Top speed of the car is 170 km/h (106 mph); the Volkswagen accelerates to 100 km/h in under 12 seconds. When operated in pure electric mode, the Golf Variant twïnDRIVE can reach a top speed of 120 km/h (75 mph).

The Golf Variant twïnDRIVE has 3 primary operating modes, each of which is automatically set according to the driving situation and the battery’s charge state.

  • Electric driving (E-drive): The car is powered exclusively by the E-motor that is supplied by the battery. The TSI is off, and the separation clutch is open. Up to 65 kW of power is available, which leaves hardly any wishes unfulfilled in normal everyday driving. The internal combustion engine can be started whenever it is needed to provide additional drive power via the generator or to charge the battery.

  • Driving with coupled internal combustion engine (E-motor plus TSI drive): When the TSI engine is used for driving at speeds above 50 km/h, the separation clutch closes, and the TSI is directly coupled to the drivetrain. This also enables efficient driving with pure internal combustion energy transmission at high speeds in long-distance operation. When powerful acceleration is required, the battery-powered E-motor and the TSI work together in the Golf Variant (boosting). Whenever necessary, the battery can also be charged via the generator.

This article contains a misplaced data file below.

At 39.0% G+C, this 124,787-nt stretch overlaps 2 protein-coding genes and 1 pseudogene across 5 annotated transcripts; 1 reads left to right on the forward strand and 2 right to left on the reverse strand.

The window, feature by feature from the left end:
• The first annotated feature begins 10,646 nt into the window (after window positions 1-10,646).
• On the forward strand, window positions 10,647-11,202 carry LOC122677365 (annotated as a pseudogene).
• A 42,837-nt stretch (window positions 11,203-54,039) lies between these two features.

• Battery regeneration (E-motor active): When the car is braked, the E-motor – in this case acting as a generator – converts the car’s kinetic energy into electricity that is used to charge the battery. The TSI is off, and the separation clutch is open; this also applies to anticipatory coasting.

Li-ion packs. Volkswagen is studying two different lithium-ion battery systems for the Golf Variant (Golf Generation VI). A total of 10 vehicles are equipped with batteries from the American-German manufacturer GAIA (cathode type NCA). 10 more vehicles are powered by lithium-ion batteries (cathode type NMC) from the Korean-German joint venture SB LiMotive (Samsung and Bosch); these 10 vehicles have been in use since early this year. Both battery systems offer high power and energy density. They each weigh about 150 kg.

The GAIA battery (302V, nominal capacity 37 Ah per cell) consists of 86 cells and offers an energy capacity of 11.2 kWh. The battery from SB LiMotive (315 V, 42 Ah) with its 84 cells supplies 13.2 kWh of energy. As a comparison, the Golf blue-e-motion concept car with full electric drive has a battery capacity of 26.5 kWh, while the Touareg Hybrid battery stores 1.7 kWh.

Cooling of the twïnDRIVE batteries is performed by the Battery Management and Monitoring System (BMS), which was developed by Volkswagen for vehicles with the SB LiMotive battery.

Smart charging. An innovative charge management strategy can be implemented via intelligent charging stations that can be operated bidirectionally. The vehicle optimizes the time point of battery charging based on driver inputs (such as “Start time of next drive” and “Desired electric driving range”). These parameters are input via the radio-navigation system. By exchanging data with the electrical energy provider, the Charging Manager can optimize the charging process based on predictive tables, so that battery is charged cost-effectively and with electricity generated from renewable sources.